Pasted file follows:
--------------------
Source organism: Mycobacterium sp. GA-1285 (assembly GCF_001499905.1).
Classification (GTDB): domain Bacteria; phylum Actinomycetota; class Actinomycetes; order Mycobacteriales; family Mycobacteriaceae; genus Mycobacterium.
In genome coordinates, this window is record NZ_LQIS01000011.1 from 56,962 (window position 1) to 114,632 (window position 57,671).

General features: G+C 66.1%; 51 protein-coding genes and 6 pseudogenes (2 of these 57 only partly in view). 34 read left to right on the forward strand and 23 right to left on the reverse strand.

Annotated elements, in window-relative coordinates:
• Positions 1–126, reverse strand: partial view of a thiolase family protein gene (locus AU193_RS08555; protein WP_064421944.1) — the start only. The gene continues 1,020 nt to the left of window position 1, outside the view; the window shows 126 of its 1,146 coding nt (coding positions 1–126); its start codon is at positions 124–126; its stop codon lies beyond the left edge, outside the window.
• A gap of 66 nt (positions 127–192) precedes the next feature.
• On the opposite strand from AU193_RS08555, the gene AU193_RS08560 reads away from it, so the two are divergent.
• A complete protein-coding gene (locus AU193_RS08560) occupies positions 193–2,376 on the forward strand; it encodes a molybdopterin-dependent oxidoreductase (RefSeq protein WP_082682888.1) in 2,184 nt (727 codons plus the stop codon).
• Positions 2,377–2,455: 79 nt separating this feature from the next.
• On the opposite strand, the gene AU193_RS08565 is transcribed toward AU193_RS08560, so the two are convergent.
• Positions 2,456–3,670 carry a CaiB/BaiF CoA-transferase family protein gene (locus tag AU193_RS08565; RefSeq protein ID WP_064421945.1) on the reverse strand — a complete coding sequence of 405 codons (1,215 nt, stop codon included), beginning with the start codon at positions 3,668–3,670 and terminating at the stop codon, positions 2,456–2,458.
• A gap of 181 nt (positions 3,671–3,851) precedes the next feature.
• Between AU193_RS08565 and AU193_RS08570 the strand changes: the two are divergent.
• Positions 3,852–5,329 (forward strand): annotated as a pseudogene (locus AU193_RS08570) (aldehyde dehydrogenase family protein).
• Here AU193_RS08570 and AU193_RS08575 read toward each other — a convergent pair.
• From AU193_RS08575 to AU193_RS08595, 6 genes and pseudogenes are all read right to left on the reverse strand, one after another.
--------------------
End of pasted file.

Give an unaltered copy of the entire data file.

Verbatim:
Source organism: Mycobacterium sp. GA-1285 (assembly GCF_001499905.1).
Classification (GTDB): domain Bacteria; phylum Actinomycetota; class Actinomycetes; order Mycobacteriales; family Mycobacteriaceae; genus Mycobacterium.
In genome coordinates, this window is record NZ_LQIS01000011.1 from 56,962 (window position 1) to 114,632 (window position 57,671).

General features: G+C 66.1%; 51 protein-coding genes and 6 pseudogenes (2 of these 57 only partly in view). 34 read left to right on the forward strand and 23 right to left on the reverse strand.

Annotated elements, in window-relative coordinates:
• Positions 1–126, reverse strand: partial view of a thiolase family protein gene (locus AU193_RS08555; protein WP_064421944.1) — the start only. The gene continues 1,020 nt to the left of window position 1, outside the view; the window shows 126 of its 1,146 coding nt (coding positions 1–126); its start codon is at positions 124–126; its stop codon lies beyond the left edge, outside the window.
• A gap of 66 nt (positions 127–192) precedes the next feature.
• On the opposite strand from AU193_RS08555, the gene AU193_RS08560 reads away from it, so the two are divergent.
• A complete protein-coding gene (locus AU193_RS08560) occupies positions 193–2,376 on the forward strand; it encodes a molybdopterin-dependent oxidoreductase (RefSeq protein WP_082682888.1) in 2,184 nt (727 codons plus the stop codon).
• Positions 2,377–2,455: 79 nt separating this feature from the next.
• On the opposite strand, the gene AU193_RS08565 is transcribed toward AU193_RS08560, so the two are convergent.
• Positions 2,456–3,670 carry a CaiB/BaiF CoA-transferase family protein gene (locus tag AU193_RS08565; RefSeq protein ID WP_064421945.1) on the reverse strand — a complete coding sequence of 405 codons (1,215 nt, stop codon included), beginning with the start codon at positions 3,668–3,670 and terminating at the stop codon, positions 2,456–2,458.
• A gap of 181 nt (positions 3,671–3,851) precedes the next feature.
• Between AU193_RS08565 and AU193_RS08570 the strand changes: the two are divergent.
• Positions 3,852–5,329 (forward strand): annotated as a pseudogene (locus AU193_RS08570) (aldehyde dehydrogenase family protein).
• Here AU193_RS08570 and AU193_RS08575 read toward each other — a convergent pair.
• From AU193_RS08575 to AU193_RS08595, 6 genes and pseudogenes are all read right to left on the reverse strand, one after another.